Category: PowerLinks

Blog author: jcarter
Monday, November 30, 2015

A Definition of Christian Charity
Cecil Bohanon, Indiana Policy Review

Kwang Jin Kim was born to a middle-class family in North Korea. In his book “Under the Same Sky” he gives a first-hand account of his family’s fall to destitution during the North Korean famine in the late 1990’s. Forced to sell all it had to get enough to eat, the family eventually splits up as they moved from relative to relative in a desperate attempt to survive.

Why George Washington Thought the Practice of Gratitude Was Essential for the American Character
Arthur Milikh, The Daily Signal

Our two greatest presidents, George Washington and Abraham Lincoln, respectively thought Thanksgiving sufficiently important to initiate its national celebration and to later revive this tradition.

Poll Watch: Democrats, Even Clinton Supporters, Warm to Socialism
Giovanni Russonello, New York Times

Fifty-six percent of those Democratic primary voters questioned said they felt positive about socialism as a governing philosophy, versus 29 percent who took a negative view.

A Review of “Thinking Biblically About Business Ethics”
Andrew Spencer, TGC

One challenge in developing a biblical business ethic for the 21st century is that the marketplace has changed since the books of the Bible were written. There are principles and analogies that can be brought forward, but the cultural distance is significant.

Blog author: jcarter
Friday, November 27, 2015

Pope lands in Africa hoping to bridge Christian-Muslim faultlines
Philip Pullella and George Obulutsa , Reuters

Pope Francis said on Wednesday he wanted to offer “spiritual and material” support to Africans on his first tour of the continent, where he will address a fast-growing Catholic congregation and seek to heal Christian-Muslim divisions.

How Friendly Is Your State To Businesses? See the Rankings
David Allen, The Daily Signal

Last week, the Tax Foundation released its State Business Tax Climate Index for 2016. This annual report ranks all fifty states (plus D.C.) on how hospitable their tax systems are to businesses.

Supreme Court to consider a small town case with huge repercussions on the First Amendment rights of all Americans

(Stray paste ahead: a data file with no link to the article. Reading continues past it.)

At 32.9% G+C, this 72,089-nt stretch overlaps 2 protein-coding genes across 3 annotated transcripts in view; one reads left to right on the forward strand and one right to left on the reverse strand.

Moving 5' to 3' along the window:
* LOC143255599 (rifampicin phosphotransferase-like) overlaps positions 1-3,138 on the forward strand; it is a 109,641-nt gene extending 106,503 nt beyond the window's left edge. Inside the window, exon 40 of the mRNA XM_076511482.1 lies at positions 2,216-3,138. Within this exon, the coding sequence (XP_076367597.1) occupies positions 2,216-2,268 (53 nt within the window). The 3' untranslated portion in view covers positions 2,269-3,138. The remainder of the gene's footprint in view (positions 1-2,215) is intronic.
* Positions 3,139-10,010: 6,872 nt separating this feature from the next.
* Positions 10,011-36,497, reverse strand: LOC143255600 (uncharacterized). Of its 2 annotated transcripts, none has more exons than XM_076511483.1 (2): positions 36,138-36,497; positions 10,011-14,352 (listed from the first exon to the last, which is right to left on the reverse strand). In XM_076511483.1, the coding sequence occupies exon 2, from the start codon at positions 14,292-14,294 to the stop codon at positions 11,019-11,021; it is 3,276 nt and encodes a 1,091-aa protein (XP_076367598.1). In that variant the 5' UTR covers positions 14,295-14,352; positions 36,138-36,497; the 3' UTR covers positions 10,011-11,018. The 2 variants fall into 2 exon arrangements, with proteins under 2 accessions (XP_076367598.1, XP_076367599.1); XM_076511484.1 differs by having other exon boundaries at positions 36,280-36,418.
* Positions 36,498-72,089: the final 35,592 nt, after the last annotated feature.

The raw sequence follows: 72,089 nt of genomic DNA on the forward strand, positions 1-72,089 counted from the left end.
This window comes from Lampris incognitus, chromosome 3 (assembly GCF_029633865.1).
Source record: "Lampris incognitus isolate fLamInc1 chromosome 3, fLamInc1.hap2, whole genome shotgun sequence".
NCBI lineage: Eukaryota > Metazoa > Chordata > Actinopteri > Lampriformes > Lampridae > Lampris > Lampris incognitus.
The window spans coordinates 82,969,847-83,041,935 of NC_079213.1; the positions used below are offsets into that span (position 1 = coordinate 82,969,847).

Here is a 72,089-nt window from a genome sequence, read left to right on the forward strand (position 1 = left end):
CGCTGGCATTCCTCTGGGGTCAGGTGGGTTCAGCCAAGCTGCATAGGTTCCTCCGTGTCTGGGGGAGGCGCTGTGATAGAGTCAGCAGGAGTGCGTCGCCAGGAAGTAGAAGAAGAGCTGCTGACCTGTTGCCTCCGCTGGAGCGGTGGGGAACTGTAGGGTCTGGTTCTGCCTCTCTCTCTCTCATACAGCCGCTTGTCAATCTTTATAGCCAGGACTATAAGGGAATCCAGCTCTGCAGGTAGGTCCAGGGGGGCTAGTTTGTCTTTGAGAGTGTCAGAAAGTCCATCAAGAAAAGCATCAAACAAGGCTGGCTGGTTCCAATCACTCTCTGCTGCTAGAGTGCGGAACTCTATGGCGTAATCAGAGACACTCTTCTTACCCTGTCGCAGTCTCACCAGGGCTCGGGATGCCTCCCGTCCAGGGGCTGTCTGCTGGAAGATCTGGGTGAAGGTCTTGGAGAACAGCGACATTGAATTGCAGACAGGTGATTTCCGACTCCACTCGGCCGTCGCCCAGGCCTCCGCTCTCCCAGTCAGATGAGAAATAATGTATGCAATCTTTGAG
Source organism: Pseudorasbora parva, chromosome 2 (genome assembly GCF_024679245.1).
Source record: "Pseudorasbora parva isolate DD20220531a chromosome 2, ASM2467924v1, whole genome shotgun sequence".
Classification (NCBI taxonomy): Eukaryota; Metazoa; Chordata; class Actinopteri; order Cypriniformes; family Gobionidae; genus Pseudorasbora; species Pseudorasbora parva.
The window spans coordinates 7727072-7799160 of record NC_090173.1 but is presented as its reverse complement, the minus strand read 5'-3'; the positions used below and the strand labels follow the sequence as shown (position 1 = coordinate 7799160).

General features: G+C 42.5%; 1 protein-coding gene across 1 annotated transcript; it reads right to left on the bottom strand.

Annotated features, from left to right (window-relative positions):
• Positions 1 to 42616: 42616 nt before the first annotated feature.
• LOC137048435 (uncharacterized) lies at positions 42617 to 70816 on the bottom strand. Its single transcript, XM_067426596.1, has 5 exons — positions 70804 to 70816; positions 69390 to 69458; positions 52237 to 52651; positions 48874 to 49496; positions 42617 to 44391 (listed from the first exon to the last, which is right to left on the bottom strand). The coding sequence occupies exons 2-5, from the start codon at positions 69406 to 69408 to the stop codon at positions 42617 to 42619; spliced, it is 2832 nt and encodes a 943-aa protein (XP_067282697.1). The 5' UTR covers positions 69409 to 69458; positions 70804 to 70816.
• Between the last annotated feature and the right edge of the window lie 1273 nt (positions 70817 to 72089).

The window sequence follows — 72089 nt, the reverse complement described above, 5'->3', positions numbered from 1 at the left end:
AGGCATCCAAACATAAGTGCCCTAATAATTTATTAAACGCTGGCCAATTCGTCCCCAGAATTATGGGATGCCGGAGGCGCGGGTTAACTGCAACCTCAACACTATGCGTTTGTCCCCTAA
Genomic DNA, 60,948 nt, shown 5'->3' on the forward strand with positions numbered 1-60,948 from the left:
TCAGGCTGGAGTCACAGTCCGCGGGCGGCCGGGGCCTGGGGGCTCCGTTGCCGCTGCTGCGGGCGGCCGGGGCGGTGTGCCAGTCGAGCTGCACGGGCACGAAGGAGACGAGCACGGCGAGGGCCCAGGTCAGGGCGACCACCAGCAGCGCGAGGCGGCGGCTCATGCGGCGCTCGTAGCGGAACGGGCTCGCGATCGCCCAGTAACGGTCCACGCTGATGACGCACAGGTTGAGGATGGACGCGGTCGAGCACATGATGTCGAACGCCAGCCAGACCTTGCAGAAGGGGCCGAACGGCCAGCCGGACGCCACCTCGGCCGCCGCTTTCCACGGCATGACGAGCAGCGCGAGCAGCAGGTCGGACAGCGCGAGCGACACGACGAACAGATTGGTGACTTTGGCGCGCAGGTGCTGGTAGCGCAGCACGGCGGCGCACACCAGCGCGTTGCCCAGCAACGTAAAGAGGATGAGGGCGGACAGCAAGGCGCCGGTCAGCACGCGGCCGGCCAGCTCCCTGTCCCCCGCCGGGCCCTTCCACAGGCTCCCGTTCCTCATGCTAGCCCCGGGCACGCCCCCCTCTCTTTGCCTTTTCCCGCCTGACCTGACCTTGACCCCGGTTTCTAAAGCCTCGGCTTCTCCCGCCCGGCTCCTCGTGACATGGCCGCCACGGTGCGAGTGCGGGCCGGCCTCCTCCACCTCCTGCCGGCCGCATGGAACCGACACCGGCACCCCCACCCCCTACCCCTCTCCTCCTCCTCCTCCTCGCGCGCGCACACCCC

Melinda Skea, The Becket Fund

The High Court will hear the case of a New Jersey police officer who was demoted for picking up a mayoral campaign sign for his bedridden mother. The case, which involves a bizarre story of small town politics, will affect fundamental First Amendment rights such as freedom of assembly. Becket asked the Court to protect the officer’s rights.

Stop Saying That Public School Teachers Are ‘Underpaid’
Jason Richwine, The Corner

One of the more enduring education-policy myths is that public-school teachers are “underpaid” on average, and therefore that raising teacher pay across the board would improve student achievement.

Blog author: jcarter
Wednesday, November 25, 2015

How Market Principles Will Help Make Food Banks More Efficient This Thanksgiving
Max Lies, The Daily Signal

With Thanksgiving around the corner, charitable food banks across America are gearing up for their busiest donation season. Individuals and local firms supply a lot of the food, but donations also come by the truckload from major manufacturers and suppliers like Kraft, Con-Agra, and Walmart.

Socialism in America?
David T. Koyzis, First Things

Why then have Americans lost their fear of socialists such that many are prepared to put one in the Oval Office? The major reason, I believe, is that the generation that lived through the totalitarian experiments of the last century is gradually passing from the scene.

Immigration and the moral status of borders
Luke Bretherton, Reformation 21

In debates about immigration a crucial issue is the moral and political status of borders. Do we think borders are good or bad, a necessary evil or a moral necessity?

Strong Families, Prosperous States
Elise Daniel, Institute for Faith, Work, and Economics

According to Bradford Wilcox, director of the National Marriage Project at the University of Virginia, the retreat from marriage has increased child poverty and inequality, hitting low-income families the hardest.

Blog author: jcarter
Tuesday, November 24, 2015

Let’s Reclaim November For Giving Thanks, Not Greed
Patrick Hedger, The Federalist

Life is short, as the Paris attacks have shown. Use it to do something bigger than whining about minor irritations, as November traditionally reminds us.

Nuns who rescue sex slaves expand efforts to 140 countries
Ellen Wulfhorst, Reuters

An army of Catholic religious sisters who rescue victims of human trafficking by posing as prostitutes to infiltrate brothels and buying children being sold into slavery, is expanding to 140 countries, its chairman said Wednesday.